I wonder if I should take this bookmark project as an opportunity to try to delve back into rust a bit...

I don't know how comfortable recursive filesystem manipulations are.

I guess I could try.

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To be fair, the thing that currently sets me back against rust for any kind of possibly power-intensive task is the current async landscape.

Seeing other people encounter the same kind of mess I did... <fasterthanli.me/articles/pin-a>

@Arteneko Honest question: could you just use rust without using anything async?

@electrocutie I will do so at first, but some parts will be pretty heavy to run on a single thread, so I'd love to handle multithreading

@Arteneko I, too, am a heavy multithreader. No need to go async for threads, though

@Arteneko I've not been using Rust's async system for similar reasons, to be clear. I hit a bit of a wall with it as well. It seems like systems such as tokio want to take over the whole project and that isn't how I tend to do things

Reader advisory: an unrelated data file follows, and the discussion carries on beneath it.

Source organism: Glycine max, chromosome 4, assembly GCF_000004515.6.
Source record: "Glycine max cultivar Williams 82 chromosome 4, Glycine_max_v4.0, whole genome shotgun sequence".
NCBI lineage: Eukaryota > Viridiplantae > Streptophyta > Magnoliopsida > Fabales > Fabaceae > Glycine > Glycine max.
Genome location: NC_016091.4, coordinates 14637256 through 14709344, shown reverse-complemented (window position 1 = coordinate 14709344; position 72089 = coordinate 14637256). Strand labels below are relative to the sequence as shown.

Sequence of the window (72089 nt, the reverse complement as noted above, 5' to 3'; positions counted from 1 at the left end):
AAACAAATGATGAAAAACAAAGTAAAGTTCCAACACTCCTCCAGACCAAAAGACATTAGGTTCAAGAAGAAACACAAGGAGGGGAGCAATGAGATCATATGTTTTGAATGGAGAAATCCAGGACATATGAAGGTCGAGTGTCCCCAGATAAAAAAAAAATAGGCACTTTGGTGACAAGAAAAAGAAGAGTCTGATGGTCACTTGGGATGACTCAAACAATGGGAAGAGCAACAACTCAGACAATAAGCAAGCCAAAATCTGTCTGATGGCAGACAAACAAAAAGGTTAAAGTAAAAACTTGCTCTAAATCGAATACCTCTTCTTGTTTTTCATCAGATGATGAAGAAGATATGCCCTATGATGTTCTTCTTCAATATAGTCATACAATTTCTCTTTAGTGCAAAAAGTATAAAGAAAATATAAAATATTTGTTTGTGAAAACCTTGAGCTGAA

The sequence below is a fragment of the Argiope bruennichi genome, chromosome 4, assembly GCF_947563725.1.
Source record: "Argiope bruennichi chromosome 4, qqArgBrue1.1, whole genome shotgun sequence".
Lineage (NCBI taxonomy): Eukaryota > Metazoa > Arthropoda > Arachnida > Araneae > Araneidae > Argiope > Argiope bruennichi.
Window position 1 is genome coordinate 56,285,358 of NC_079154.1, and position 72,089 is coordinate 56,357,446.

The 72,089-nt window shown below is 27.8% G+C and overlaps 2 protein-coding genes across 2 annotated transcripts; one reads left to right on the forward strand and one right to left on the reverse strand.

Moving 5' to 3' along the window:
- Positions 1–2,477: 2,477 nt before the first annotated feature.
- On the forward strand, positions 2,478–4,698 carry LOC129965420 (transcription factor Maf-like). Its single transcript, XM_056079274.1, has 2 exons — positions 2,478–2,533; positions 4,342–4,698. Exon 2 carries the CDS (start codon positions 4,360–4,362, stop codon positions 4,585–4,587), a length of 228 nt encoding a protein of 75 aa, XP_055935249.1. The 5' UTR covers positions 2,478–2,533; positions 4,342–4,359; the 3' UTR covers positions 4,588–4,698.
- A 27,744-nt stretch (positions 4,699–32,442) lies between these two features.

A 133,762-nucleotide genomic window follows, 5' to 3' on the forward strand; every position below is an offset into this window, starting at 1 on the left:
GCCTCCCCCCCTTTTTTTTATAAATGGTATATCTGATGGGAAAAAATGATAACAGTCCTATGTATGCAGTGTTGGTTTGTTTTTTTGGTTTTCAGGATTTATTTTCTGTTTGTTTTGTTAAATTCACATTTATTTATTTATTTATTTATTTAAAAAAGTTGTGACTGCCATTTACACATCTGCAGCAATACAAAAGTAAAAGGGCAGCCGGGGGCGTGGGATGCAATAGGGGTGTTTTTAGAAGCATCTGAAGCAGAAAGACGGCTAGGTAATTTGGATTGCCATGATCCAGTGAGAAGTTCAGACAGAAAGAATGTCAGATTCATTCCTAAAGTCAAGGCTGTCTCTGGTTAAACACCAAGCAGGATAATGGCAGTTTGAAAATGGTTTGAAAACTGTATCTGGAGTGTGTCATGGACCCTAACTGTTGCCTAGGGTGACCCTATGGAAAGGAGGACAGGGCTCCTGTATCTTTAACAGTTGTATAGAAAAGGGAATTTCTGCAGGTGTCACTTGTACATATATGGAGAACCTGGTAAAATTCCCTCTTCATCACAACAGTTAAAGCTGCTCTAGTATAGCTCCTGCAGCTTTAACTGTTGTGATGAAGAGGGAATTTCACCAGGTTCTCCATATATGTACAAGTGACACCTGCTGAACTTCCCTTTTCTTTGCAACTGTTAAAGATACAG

@electrocutie
Yeah, this was my train of thought.

I wanted to use async to just throw coroutine chains onto the runner and just say "run that shit and give me the final results" without having to care about balancing and such.

But it's still something that will be far in the project, no need to care about it right now.

@Arteneko unless you're writing a network service I'd avoid async. It adds a lot of complexity and heavy dependencies to your project. I might be wrong, but I'm pretty sure it also won't automatically parallelize a single coroutine chain.

@zethra yeah I guess.

In this case, it was multiple coroutine chains, expected number up to 30k at once.

@zethra It is :blobcat:

Anyways, I'm gonna have fun with discovering performance issues and try to come up with solutions for them.

Without that, I'll never learn :blobcat:

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